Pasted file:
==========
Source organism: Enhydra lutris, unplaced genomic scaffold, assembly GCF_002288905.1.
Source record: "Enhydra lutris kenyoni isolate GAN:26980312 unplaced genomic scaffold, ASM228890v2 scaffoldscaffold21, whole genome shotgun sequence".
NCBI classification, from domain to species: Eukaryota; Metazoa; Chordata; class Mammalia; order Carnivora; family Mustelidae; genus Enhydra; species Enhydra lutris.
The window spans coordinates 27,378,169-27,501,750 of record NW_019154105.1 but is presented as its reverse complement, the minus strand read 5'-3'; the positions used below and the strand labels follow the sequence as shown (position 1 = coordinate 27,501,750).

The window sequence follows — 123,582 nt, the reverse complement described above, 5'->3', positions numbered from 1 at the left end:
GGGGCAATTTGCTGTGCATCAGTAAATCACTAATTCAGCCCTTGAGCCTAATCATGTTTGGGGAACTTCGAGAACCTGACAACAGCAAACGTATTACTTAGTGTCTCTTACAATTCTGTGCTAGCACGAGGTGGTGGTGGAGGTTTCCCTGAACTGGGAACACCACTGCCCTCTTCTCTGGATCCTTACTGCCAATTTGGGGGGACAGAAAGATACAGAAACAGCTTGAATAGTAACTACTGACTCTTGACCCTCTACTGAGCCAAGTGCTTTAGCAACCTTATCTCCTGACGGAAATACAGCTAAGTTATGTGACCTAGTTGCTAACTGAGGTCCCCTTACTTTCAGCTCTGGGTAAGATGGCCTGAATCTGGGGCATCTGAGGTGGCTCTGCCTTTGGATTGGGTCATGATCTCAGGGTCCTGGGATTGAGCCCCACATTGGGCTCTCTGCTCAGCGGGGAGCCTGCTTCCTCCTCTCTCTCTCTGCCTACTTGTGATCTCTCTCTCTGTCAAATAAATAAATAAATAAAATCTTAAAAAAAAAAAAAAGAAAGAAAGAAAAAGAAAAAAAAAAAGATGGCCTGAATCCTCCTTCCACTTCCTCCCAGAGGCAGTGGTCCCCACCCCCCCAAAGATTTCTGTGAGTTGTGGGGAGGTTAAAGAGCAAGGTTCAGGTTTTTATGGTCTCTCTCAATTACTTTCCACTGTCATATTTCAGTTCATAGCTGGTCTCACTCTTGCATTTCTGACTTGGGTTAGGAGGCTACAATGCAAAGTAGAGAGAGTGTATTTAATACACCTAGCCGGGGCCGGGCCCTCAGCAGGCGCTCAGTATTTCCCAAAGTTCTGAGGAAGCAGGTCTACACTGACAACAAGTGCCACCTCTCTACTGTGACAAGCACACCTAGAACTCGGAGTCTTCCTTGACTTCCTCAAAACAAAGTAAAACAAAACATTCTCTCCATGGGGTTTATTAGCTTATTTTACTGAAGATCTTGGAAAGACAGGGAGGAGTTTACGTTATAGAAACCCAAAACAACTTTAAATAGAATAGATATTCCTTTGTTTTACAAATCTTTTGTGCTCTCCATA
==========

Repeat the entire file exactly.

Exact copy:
Source organism: Enhydra lutris, unplaced genomic scaffold, assembly GCF_002288905.1.
Source record: "Enhydra lutris kenyoni isolate GAN:26980312 unplaced genomic scaffold, ASM228890v2 scaffoldscaffold21, whole genome shotgun sequence".
NCBI classification, from domain to species: Eukaryota; Metazoa; Chordata; class Mammalia; order Carnivora; family Mustelidae; genus Enhydra; species Enhydra lutris.
The window spans coordinates 27,378,169-27,501,750 of record NW_019154105.1 but is presented as its reverse complement, the minus strand read 5'-3'; the positions used below and the strand labels follow the sequence as shown (position 1 = coordinate 27,501,750).

The window sequence follows — 123,582 nt, the reverse complement described above, 5'->3', positions numbered from 1 at the left end:
GGGGCAATTTGCTGTGCATCAGTAAATCACTAATTCAGCCCTTGAGCCTAATCATGTTTGGGGAACTTCGAGAACCTGACAACAGCAAACGTATTACTTAGTGTCTCTTACAATTCTGTGCTAGCACGAGGTGGTGGTGGAGGTTTCCCTGAACTGGGAACACCACTGCCCTCTTCTCTGGATCCTTACTGCCAATTTGGGGGGACAGAAAGATACAGAAACAGCTTGAATAGTAACTACTGACTCTTGACCCTCTACTGAGCCAAGTGCTTTAGCAACCTTATCTCCTGACGGAAATACAGCTAAGTTATGTGACCTAGTTGCTAACTGAGGTCCCCTTACTTTCAGCTCTGGGTAAGATGGCCTGAATCTGGGGCATCTGAGGTGGCTCTGCCTTTGGATTGGGTCATGATCTCAGGGTCCTGGGATTGAGCCCCACATTGGGCTCTCTGCTCAGCGGGGAGCCTGCTTCCTCCTCTCTCTCTCTGCCTACTTGTGATCTCTCTCTCTGTCAAATAAATAAATAAATAAAATCTTAAAAAAAAAAAAAAGAAAGAAAGAAAAAGAAAAAAAAAAAGATGGCCTGAATCCTCCTTCCACTTCCTCCCAGAGGCAGTGGTCCCCACCCCCCCAAAGATTTCTGTGAGTTGTGGGGAGGTTAAAGAGCAAGGTTCAGGTTTTTATGGTCTCTCTCAATTACTTTCCACTGTCATATTTCAGTTCATAGCTGGTCTCACTCTTGCATTTCTGACTTGGGTTAGGAGGCTACAATGCAAAGTAGAGAGAGTGTATTTAATACACCTAGCCGGGGCCGGGCCCTCAGCAGGCGCTCAGTATTTCCCAAAGTTCTGAGGAAGCAGGTCTACACTGACAACAAGTGCCACCTCTCTACTGTGACAAGCACACCTAGAACTCGGAGTCTTCCTTGACTTCCTCAAAACAAAGTAAAACAAAACATTCTCTCCATGGGGTTTATTAGCTTATTTTACTGAAGATCTTGGAAAGACAGGGAGGAGTTTACGTTATAGAAACCCAAAACAACTTTAAATAGAATAGATATTCCTTTGTTTTACAAATCTTTTGTGCTCTCCATA